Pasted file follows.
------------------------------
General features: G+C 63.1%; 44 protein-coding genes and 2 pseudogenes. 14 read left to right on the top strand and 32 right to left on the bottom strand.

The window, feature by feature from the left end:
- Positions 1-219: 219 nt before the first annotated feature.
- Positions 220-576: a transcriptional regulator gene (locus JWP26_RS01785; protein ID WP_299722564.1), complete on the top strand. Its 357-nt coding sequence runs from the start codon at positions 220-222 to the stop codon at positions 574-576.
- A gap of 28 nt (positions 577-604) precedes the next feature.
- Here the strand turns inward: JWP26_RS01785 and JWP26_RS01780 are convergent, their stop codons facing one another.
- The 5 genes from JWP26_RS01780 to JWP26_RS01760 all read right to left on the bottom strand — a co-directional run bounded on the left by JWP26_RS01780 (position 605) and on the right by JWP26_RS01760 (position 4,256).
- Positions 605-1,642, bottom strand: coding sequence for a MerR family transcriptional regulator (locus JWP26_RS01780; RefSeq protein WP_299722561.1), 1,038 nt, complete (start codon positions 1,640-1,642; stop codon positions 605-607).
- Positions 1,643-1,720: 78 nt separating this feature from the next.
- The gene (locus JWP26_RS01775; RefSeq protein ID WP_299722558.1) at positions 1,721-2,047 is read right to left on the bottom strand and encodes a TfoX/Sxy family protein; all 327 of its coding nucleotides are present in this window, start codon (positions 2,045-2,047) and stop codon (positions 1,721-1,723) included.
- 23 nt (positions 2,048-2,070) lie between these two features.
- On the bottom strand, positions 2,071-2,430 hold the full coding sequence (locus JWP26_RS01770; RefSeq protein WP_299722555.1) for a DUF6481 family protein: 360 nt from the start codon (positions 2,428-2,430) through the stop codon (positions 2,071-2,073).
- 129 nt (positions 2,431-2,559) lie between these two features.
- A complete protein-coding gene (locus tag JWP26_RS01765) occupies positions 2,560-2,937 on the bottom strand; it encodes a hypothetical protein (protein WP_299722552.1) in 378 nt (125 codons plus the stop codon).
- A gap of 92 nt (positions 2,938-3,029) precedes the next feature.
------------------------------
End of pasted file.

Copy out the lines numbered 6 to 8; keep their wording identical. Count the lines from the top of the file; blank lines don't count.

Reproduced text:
- Here the strand turns inward: JWP26_RS01785 and JWP26_RS01780 are convergent, their stop codons facing one another.
- The 5 genes from JWP26_RS01780 to JWP26_RS01760 all read right to left on the bottom strand — a co-directional run bounded on the left by JWP26_RS01780 (position 605) and on the right by JWP26_RS01760 (position 4,256).
- Positions 605-1,642, bottom strand: coding sequence for a MerR family transcriptional regulator (locus JWP26_RS01780; RefSeq protein WP_299722561.1), 1,038 nt, complete (start codon positions 1,640-1,642; stop codon positions 605-607).